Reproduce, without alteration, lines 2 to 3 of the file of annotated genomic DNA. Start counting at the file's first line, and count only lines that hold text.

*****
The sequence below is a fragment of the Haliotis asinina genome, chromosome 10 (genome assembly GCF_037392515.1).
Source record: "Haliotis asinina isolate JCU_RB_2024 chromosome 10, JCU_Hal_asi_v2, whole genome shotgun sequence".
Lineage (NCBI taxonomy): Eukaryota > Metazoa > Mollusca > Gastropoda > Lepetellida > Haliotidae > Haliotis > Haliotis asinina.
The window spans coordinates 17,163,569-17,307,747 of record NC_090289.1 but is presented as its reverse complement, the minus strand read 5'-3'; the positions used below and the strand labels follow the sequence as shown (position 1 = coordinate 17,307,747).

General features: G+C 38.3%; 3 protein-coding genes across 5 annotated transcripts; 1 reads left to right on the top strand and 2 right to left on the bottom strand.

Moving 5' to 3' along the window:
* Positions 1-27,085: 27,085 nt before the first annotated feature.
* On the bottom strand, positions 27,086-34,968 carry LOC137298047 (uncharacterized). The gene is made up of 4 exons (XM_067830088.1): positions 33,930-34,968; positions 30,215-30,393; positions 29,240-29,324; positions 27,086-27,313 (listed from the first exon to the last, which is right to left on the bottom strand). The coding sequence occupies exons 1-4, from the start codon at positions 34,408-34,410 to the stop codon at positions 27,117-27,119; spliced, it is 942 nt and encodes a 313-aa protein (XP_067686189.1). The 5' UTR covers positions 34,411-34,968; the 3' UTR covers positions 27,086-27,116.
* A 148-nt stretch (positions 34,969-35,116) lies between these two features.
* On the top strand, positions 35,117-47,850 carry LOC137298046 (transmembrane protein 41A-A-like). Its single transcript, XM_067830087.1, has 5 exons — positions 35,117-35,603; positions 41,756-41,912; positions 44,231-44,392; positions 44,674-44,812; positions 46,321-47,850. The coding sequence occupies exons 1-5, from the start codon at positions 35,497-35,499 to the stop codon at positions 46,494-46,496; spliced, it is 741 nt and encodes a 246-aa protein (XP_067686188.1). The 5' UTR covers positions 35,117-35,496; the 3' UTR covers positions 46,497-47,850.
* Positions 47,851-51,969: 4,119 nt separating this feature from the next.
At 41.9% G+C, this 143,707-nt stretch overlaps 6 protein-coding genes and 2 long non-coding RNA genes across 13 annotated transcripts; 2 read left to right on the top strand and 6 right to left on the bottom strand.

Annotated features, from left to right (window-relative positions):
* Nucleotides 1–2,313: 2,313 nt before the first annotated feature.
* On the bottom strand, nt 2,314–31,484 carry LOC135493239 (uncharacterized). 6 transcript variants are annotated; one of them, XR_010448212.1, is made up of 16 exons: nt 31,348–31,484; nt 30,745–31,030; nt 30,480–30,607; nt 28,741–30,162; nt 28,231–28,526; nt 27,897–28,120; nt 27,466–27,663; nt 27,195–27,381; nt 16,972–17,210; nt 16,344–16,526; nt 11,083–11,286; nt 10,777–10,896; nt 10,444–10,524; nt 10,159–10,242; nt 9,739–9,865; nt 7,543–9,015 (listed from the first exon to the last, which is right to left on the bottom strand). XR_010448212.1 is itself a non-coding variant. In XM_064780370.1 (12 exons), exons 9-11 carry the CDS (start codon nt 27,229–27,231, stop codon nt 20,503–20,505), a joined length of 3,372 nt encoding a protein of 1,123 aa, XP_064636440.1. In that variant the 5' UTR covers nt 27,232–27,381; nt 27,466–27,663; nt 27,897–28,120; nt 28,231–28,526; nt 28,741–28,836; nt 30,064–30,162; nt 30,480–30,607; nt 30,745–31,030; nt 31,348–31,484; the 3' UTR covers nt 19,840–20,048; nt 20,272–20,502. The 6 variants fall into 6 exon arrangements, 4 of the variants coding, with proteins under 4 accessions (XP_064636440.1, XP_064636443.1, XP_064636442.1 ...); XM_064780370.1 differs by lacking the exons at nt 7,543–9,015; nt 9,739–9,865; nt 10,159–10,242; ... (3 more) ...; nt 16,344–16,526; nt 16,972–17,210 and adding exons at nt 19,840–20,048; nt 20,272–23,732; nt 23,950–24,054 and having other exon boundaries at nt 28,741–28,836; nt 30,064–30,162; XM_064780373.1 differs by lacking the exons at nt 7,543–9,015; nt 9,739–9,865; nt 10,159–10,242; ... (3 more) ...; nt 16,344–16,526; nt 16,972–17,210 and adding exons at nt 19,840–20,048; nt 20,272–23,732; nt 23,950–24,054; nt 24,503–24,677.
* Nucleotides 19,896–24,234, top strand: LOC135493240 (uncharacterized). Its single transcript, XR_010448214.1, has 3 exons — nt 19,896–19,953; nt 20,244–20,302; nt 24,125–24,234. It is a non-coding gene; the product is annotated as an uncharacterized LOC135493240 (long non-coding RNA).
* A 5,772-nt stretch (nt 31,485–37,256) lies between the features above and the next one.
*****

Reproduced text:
Source record: "Haliotis asinina isolate JCU_RB_2024 chromosome 10, JCU_Hal_asi_v2, whole genome shotgun sequence".
Lineage (NCBI taxonomy): Eukaryota > Metazoa > Mollusca > Gastropoda > Lepetellida > Haliotidae > Haliotis > Haliotis asinina.